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Demystifying Metal Joining Options

What Is Brazing?

At the heart of brazing lies an artful and scientific process that marries metals through the process of capillary action. Unlike welding, which involves the complete melting of base metals, brazing navigates the delicate balance of temperatures, where the filler metal melts at a lower point than the base metals, ensuring the integrity of the components being joined.

Brazing's magic unfolds as the molten filler material flows into the tiny crevices and gaps of the joint, forming a strong and unyielding connection upon solidification. It is the harmony of capillary action that allows for the creation of intricate and precise bonds, making brazing a technique of choice for applications that demand utmost precision and delicacy.

One of the remarkable aspects of brazing is its ability to bring together metals with varying melting points and dissimilar compositions. This versatility opens doors to a myriad of possibilities, from joining copper and steel for automotive components to uniting non-metals like tungsten carbide, alumina, graphite, and diamond for specialized applications in aerospace and electronics.

Distinctions Between Brazing & Braze Welding:

Brazing, braze welding, and welding are related processes, but they are not completely interchangeable. While they are all metal joining processes, they differ in their techniques, temperatures, and the extent to which the base metals are melted.


  • Process: Brazing involves joining metal components using a filler metal that has a lower melting point than the base metals. The filler metal is heated until it melts and is drawn into the joint by capillary action, creating a strong bond upon solidification.

  • Base Metal Melting: In brazing, the base metals themselves do not melt; only the filler metal is melted.

  • Temperatures: Brazing is performed at temperatures typically above 800°F (427°C), but below the melting point of the base metals.

  • Advantages:

    • Can join dissimilar metals.

    • Lower heat input, reducing the risk of distortion or damage to sensitive materials.

    • Neat and aesthetically pleasing joints.

  • Limitations:

    • Joints may not be as strong as those created by welding.

    • Requires precise joint clearances for capillary action to work effectively.

Braze Welding:

  • Process: Braze welding is a hybrid process that combines elements of brazing and welding. It involves heating the base metals to a temperature below their melting points and using a filler metal with a lower melting point to create a joint.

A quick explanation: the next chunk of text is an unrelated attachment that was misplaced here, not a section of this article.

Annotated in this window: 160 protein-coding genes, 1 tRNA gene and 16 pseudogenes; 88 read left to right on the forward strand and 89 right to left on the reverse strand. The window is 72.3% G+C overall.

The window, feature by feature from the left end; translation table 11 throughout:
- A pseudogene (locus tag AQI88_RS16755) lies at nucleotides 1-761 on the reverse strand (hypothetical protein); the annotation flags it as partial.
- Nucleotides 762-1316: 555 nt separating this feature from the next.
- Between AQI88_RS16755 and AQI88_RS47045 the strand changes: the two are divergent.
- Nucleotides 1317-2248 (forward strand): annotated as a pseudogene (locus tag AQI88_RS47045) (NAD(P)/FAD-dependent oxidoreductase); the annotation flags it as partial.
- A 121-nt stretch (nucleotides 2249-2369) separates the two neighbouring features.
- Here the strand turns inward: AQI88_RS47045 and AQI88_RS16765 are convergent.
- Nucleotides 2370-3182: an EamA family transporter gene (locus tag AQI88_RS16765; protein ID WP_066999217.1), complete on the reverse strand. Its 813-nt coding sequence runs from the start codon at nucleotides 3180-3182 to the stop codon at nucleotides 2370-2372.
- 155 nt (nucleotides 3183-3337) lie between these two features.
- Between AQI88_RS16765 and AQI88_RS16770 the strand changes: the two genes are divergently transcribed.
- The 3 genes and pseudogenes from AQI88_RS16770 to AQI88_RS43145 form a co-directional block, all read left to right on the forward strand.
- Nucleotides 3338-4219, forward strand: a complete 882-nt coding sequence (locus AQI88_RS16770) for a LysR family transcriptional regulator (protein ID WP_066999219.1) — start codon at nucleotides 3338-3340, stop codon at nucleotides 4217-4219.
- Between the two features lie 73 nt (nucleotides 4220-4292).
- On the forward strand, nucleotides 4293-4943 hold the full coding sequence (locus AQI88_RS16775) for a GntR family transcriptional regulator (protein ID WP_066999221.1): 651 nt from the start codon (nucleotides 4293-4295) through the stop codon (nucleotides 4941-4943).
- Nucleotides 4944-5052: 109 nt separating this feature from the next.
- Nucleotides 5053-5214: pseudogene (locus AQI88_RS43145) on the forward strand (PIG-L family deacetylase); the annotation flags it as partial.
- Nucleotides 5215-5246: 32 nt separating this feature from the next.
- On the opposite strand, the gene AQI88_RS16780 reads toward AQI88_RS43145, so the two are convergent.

• Base Metal Melting: In braze welding, the base metals are not fully melted; they are heated to a temperature below their melting points.

  • Temperatures: Braze welding is typically performed at higher temperatures compared to brazing, often ranging from 1600°F to 2000°F (871°C to 1093°C).

  • Advantages:

    • Provides a compromise between the strength of welding and the lower heat input of brazing.

    • Can join dissimilar metals effectively.

    • Reduced risk of distortion compared to traditional welding.

  • Limitations:

    • May not achieve the same level of joint strength as traditional welding.

    • More heat is applied compared to brazing.

Factors and Considerations When Choosing Between Brazing & Braze Welding

The choice between these methods depends on factors such as the materials being joined, the desired joint strength, the risk of distortion, and the specific application requirements. That’s where we at MPD Welding Grand Rapids Inc's can help, not only by performing the jobs you need, but also by helping you assess exactly which technique will best serve your materials and purposes. Here are some considerations: 

  • Temperature Sensitivity: Brazing occurs at lower temperatures than welding, making it a favorable choice for materials with varying melting points or those sensitive to heat-induced distortion. Welding, due to higher temperatures, might induce warping in thin or delicate components.

  • Material Compatibility: While brazing caters to a broader range of materials, including dissimilar metals, welding is often limited to similar metals due to the requirement of complete material fusion.

  • Strength and Joint Integrity: Welding produces stronger joints due to the complete metallurgical fusion of base metals. Brazed joints, while strong, may have a slightly lower load-bearing capacity.

  • Precision and Cleanliness: Brazing is ideal for intricate work where precise control over the joint area is crucial. The process produces minimal distortion and retains the original properties of the base metals.

  • Aesthetic Considerations: Welding often leaves visible seams, while brazing yields smoother, less conspicuous joints, making it suitable for applications where aesthetics matter.

  • Assembly Complexity: Brazing excels in joining complex assemblies with multiple joints, as the capillary action ensures thorough infiltration even in hard-to-reach areas.

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